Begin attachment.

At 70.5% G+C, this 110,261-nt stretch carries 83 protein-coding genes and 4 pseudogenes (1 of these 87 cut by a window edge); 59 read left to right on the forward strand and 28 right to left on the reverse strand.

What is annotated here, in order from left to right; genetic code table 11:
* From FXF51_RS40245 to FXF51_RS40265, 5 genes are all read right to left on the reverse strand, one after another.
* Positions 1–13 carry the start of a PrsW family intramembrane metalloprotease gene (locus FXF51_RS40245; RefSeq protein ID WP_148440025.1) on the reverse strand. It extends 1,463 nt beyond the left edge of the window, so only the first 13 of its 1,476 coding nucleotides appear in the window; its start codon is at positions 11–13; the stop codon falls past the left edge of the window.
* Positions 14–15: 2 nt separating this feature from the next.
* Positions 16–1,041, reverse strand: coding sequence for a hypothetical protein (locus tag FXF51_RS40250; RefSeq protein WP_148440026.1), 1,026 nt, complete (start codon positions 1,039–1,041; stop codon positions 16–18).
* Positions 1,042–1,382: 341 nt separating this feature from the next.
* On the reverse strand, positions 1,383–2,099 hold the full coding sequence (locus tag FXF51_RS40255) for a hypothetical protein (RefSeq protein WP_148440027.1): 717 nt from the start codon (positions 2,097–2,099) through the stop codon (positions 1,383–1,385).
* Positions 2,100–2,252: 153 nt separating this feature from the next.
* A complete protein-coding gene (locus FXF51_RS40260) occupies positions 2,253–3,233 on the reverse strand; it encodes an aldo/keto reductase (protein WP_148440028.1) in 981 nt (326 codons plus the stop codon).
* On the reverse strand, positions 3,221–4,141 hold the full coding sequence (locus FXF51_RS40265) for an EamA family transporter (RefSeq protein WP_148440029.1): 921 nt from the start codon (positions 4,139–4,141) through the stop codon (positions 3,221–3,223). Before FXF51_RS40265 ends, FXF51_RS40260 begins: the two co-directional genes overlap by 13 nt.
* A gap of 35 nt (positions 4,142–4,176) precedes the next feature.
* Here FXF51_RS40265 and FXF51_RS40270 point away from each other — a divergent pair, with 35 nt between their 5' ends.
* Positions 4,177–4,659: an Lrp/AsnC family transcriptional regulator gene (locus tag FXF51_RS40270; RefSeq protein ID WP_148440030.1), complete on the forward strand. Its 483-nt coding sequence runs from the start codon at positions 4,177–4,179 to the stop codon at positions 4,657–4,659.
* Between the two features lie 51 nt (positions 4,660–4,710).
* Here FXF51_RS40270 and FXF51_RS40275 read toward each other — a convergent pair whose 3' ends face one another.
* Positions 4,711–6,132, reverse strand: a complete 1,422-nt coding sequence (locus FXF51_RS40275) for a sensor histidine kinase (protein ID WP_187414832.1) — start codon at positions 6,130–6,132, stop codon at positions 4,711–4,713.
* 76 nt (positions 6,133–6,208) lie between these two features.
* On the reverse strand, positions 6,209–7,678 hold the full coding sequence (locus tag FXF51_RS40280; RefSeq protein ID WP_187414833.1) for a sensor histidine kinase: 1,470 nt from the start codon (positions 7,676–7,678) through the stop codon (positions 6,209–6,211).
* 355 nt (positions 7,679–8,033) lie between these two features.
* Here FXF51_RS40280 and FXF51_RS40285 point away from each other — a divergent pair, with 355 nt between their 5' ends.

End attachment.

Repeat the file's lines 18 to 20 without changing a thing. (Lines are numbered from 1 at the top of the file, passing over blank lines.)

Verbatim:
* 76 nt (positions 6,133–6,208) lie between these two features.
* On the reverse strand, positions 6,209–7,678 hold the full coding sequence (locus tag FXF51_RS40280; RefSeq protein ID WP_187414833.1) for a sensor histidine kinase: 1,470 nt from the start codon (positions 7,676–7,678) through the stop codon (positions 6,209–6,211).
* 355 nt (positions 7,679–8,033) lie between these two features.